Replace then repeal Obamacare

Ed Ross Contributor
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On January 5, Representatives Michele Bachmann (R-MN) and Steve King (R-IA) introduced H.R. 141 to repeal Obamacare. A vote on the bill, scheduled for this week, has been postponed because of the shootings of Representative Gabrielle Giffords and 19 others in Arizona. When it does come up in the House, it will pass; but even if it also passed in the Senate, the White House has said that President Obama will veto it. The question then becomes, what can Republicans in Congress do to thwart the implementation of Obamacare while they work to elect a Republican president and a Republican Senate in 2012 so they can repeal it in 2013?

Many Republican strategists, like Dick Morris, argue that House Republicans should prohibit the use of funds for the most egregious provisions of Obamacare by attaching amendments to must-have legislation for President Obama. They could, for example, begin by prohibiting the IRS from using funds to hire the 16,500 agents needed to enforce the mandatory insurance provisions of Obamacare. They could even include criminal penalties.

This, Morris argues, would force a showdown with the president like the one over the extension of the Bush-era tax cuts. President Obama, Morris believes, would blink again and sign the legislation. Others argue, however, that this strategy is rife with risk for Republicans. President Obama could veto the bill, use the opportunity to change the subject from Obamacare to the important legislation Republicans were holding hostage, such as the extension of the national debt limit, and put Republicans in a negative light and on the defensive.

Even if President Obama signed the bill, he could issue a signing statement that its provision prohibiting the use of funds for implementation of existing law was an encroachment on executive branch power. And does anyone believe that Attorney General Eric Holder’s Justice Department would take action against IRS officials who went ahead and used IRS funds to hire the new agents?

We have only to look at the history of the Boland Amendment, the name given to three legislative amendments between 1982 and 1984 intended to limit U.S. government assistance to the Contras in Nicaragua, to understand how messy this process can be. Passing it required watering it down. In the end, it didn’t prevent U.S. assistance to the Contras in the form of funds obtained by selling arms to Iran in exchange for the release of U.S. hostages in Lebanon. Nor did the U.S. government succeed in prosecuting LTC (USMC Ret.) Oliver North when he violated it. It’s highly unlikely that an amendment restricting the use of funds to implement Obamacare would have the intended effect.

A more effective strategy for House Republicans on Obamacare would be to pass amendments to must-have legislation that enact new, free-market-based healthcare reforms that Americans would welcome.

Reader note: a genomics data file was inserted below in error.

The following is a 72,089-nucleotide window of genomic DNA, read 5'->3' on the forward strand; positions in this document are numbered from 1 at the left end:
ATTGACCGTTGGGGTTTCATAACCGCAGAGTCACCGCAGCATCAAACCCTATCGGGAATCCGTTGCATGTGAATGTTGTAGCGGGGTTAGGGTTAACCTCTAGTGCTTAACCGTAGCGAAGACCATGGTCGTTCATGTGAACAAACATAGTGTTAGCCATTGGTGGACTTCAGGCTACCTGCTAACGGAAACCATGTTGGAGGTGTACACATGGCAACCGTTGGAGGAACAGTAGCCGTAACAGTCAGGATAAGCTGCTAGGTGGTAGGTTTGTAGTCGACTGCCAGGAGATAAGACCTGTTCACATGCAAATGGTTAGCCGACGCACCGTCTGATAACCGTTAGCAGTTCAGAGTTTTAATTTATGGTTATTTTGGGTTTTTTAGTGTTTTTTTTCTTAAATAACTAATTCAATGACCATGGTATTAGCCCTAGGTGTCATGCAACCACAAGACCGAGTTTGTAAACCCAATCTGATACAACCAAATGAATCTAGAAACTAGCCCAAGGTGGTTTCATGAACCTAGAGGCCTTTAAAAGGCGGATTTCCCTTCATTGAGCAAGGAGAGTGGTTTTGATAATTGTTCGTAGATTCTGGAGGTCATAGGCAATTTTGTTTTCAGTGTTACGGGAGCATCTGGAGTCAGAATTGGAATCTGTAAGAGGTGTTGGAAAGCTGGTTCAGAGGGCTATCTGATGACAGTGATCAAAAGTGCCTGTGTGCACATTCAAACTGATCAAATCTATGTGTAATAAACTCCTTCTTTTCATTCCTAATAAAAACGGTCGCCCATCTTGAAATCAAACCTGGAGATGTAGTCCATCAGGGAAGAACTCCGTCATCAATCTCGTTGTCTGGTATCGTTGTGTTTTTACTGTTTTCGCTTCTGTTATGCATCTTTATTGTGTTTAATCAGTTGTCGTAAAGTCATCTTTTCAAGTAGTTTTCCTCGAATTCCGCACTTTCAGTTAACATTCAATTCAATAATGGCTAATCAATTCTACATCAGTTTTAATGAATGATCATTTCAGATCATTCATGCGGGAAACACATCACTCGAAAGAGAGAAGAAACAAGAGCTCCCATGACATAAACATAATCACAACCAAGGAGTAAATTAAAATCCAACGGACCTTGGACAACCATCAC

House Republicans, indeed, should expeditiously pass HR 141 to repeal Obamacare. They owe it to the voters that gave them control of the House and six additional seats in the Senate, largely because of opposition to Obamacare.

The very next piece of healthcare-related legislation the House should pass is comprehensive tort reform. Frivolous malpractice lawsuits and excessive damage awards by juries force doctors to order unnecessary and duplicative tests and drive up malpractice insurance and healthcare costs. Comprehensive tort reform would contribute greatly to reducing those costs and would be welcomed by the overwhelming majority of Americans.

Comprehensive tort reform was conspicuously left out of Obamacare. Trial lawyers, major contributors to the Democratic Party, have been the principal obstacle to it. Now, with a Republican House and vulnerable Senate Democrats up for election in 2012, it has a good chance of making it through the Senate. Obama would be hard-pressed to veto it.

House Republicans should follow tort reform with an amendment to allow people to purchase health insurance across state lines. Currently, employers and employees must choose from a limited number of healthcare insurance plans offered on a state-by-state basis that include coverage for benefits most Americans will never need that drive up policy prices. Obamacare further reduces healthcare insurance choices.

Next would be an amendment establishing insurance pools for low-cost catastrophic health insurance for young people who can’t afford comprehensive plans.

With one amendment after another, Republicans could demonstrate to Americans that they are determined to repeal Obamacare when they can but, in the meantime, here are the healthcare reforms they will replace it with. It doesn’t matter that these bills would be in conflict with Obamacare or that they might never make it out of the Senate or be signed into law by President Obama. The act of passing them in the House alone would send a clear and important message to American voters.

None of this precludes attempting to defund Obamacare. The two strategies are not mutually exclusive. But if Republicans want to hold on to their majority in the House and win the Senate and the White House in 2012 so they can repeal Obamacare and put healthcare reform on the right track, they must pursue a positive, not a negative strategy. They can do that by passing amendments to legislation, if only in the House, that would demonstrate what Republicans will replace Obamacare with before they can successfully repeal it.

Ed Ross is the President and Chief Executive Officer of EWRoss International LLC, a company that provides global consulting services to clients in the international defense marketplace. He publishes commentary at EWRoss.com.